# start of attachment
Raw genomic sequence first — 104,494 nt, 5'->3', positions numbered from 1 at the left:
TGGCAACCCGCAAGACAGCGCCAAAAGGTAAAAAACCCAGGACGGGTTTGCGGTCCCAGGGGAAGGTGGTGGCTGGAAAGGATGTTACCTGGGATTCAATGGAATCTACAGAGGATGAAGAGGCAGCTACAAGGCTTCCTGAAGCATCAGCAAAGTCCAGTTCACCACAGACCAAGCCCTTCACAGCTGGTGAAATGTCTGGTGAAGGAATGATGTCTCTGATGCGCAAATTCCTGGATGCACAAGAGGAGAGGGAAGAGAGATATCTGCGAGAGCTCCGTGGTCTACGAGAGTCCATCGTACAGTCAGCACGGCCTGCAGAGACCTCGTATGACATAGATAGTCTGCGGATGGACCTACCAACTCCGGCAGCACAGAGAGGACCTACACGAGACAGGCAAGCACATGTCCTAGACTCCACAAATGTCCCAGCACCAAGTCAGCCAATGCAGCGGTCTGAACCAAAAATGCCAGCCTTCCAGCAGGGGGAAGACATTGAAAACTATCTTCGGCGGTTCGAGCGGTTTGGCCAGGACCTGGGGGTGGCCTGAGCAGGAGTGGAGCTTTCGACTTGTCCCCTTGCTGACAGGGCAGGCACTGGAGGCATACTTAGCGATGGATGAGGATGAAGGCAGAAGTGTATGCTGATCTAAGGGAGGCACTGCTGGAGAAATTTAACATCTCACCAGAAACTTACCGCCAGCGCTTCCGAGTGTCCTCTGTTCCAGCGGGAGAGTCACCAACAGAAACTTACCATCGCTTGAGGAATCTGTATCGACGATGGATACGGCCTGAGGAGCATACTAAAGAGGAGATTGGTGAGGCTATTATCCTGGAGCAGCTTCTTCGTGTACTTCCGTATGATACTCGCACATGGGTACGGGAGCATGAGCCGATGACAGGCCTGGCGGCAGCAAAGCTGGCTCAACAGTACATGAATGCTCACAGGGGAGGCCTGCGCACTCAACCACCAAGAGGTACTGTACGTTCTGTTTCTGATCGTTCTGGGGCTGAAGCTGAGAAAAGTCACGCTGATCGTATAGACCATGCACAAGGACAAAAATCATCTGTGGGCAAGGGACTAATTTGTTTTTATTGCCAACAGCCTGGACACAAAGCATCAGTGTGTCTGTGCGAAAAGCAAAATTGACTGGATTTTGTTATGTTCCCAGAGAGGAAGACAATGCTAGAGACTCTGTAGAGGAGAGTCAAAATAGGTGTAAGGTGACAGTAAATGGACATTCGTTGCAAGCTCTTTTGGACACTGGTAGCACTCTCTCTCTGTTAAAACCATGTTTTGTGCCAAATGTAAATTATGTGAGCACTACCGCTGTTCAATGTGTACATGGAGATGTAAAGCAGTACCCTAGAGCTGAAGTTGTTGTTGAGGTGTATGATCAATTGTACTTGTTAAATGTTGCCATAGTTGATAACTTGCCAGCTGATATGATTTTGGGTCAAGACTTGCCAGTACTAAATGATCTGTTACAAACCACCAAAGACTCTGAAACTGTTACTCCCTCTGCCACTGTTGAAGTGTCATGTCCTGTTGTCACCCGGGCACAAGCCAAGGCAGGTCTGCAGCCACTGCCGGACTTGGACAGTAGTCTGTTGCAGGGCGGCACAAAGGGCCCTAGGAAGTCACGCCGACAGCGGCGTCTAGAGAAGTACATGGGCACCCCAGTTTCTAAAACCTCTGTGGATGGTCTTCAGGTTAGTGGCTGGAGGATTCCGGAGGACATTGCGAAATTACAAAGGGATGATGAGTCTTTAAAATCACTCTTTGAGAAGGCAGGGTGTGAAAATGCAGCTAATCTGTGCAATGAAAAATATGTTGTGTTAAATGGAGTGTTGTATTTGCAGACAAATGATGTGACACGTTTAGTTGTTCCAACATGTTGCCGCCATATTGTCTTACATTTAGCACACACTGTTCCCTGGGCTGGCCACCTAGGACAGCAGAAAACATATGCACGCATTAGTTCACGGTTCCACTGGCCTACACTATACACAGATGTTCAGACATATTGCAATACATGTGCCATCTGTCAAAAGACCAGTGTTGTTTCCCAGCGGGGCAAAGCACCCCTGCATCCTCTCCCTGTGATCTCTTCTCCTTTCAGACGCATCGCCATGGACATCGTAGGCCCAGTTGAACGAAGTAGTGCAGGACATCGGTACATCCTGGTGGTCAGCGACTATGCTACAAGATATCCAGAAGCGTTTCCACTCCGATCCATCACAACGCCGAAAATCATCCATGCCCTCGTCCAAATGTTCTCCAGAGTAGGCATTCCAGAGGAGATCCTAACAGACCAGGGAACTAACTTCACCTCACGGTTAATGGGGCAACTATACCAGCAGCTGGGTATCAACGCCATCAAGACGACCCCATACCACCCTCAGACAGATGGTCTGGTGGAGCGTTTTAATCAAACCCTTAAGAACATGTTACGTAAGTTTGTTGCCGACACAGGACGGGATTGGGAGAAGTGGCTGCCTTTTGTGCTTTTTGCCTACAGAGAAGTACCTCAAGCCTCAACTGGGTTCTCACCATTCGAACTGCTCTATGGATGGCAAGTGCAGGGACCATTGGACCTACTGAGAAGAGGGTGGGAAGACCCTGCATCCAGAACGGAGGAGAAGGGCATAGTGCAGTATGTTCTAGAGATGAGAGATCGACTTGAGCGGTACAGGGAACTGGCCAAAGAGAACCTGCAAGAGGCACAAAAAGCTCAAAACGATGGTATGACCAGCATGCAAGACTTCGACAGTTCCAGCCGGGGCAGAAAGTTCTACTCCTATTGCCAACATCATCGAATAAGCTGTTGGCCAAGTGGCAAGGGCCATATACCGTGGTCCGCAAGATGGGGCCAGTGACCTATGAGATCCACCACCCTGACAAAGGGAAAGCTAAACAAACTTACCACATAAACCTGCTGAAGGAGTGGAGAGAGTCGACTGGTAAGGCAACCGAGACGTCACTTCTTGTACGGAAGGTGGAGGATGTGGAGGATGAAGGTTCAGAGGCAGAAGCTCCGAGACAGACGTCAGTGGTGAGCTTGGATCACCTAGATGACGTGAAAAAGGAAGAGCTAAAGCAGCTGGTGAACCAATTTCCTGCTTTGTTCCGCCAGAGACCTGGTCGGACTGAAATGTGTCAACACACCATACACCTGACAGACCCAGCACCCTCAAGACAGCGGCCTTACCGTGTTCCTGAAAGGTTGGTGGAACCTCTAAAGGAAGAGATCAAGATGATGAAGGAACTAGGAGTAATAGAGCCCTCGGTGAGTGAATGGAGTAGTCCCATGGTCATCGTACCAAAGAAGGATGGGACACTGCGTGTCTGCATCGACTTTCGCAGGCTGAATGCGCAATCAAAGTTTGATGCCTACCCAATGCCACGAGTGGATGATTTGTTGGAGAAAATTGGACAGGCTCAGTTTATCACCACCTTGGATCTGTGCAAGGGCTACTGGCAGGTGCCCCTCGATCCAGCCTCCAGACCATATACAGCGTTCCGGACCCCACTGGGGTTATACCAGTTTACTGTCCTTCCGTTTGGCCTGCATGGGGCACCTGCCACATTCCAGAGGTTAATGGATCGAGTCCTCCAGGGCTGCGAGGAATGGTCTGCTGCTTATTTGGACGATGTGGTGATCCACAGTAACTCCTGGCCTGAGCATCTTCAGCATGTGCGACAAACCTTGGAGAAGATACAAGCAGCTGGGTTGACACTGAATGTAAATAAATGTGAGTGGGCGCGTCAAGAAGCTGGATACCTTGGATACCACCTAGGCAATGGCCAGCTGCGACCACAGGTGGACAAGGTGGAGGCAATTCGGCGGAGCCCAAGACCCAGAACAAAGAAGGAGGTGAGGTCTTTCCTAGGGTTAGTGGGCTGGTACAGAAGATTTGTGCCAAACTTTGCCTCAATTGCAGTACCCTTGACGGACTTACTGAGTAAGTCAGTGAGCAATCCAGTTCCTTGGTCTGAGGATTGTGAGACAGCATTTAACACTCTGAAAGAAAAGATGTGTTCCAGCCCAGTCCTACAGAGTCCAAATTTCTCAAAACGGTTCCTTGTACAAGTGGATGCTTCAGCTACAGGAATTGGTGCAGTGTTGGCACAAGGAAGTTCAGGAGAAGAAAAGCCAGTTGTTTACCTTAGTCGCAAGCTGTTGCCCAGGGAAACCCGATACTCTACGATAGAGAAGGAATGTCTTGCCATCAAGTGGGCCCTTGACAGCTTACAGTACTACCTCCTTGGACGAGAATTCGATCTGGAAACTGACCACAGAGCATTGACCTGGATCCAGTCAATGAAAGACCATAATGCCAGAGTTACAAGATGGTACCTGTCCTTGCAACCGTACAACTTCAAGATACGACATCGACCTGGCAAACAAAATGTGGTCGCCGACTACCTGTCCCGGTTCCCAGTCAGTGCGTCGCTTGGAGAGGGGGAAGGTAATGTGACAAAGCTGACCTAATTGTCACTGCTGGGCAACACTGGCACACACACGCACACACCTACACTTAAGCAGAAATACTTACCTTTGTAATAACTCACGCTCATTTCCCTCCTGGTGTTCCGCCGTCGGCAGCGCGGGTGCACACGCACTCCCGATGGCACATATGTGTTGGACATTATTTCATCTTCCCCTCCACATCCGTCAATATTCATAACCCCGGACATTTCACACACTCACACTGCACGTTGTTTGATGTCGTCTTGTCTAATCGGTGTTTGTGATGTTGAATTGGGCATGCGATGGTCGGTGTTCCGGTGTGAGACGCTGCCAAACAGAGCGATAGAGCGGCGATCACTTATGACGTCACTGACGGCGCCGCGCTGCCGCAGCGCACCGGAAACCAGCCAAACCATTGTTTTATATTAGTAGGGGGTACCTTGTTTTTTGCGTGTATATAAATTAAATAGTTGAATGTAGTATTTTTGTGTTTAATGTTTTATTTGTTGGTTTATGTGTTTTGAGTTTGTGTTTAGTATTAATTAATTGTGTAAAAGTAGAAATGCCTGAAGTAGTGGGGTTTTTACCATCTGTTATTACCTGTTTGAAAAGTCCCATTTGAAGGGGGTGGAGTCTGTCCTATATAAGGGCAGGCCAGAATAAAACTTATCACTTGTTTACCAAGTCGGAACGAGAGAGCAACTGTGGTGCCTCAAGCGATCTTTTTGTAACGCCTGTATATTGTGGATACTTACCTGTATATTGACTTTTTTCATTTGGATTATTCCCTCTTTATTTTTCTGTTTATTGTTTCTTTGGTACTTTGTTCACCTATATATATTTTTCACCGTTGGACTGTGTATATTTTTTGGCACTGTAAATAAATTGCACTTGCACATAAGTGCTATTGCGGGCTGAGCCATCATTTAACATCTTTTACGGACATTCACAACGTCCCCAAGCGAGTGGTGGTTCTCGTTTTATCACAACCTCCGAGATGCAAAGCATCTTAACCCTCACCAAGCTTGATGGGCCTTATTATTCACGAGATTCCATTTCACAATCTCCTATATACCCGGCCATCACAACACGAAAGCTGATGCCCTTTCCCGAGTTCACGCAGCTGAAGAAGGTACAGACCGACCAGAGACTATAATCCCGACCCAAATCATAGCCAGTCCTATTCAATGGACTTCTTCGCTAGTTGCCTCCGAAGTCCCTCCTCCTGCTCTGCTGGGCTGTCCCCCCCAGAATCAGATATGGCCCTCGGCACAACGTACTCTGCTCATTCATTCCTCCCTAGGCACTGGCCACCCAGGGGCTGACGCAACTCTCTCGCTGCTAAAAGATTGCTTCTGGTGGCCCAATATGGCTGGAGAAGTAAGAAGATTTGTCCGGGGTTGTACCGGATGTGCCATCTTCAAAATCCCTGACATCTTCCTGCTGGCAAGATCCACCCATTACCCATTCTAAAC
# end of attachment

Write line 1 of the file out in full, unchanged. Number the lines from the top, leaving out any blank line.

Raw genomic sequence first — 104,494 nt, 5'->3', positions numbered from 1 at the left: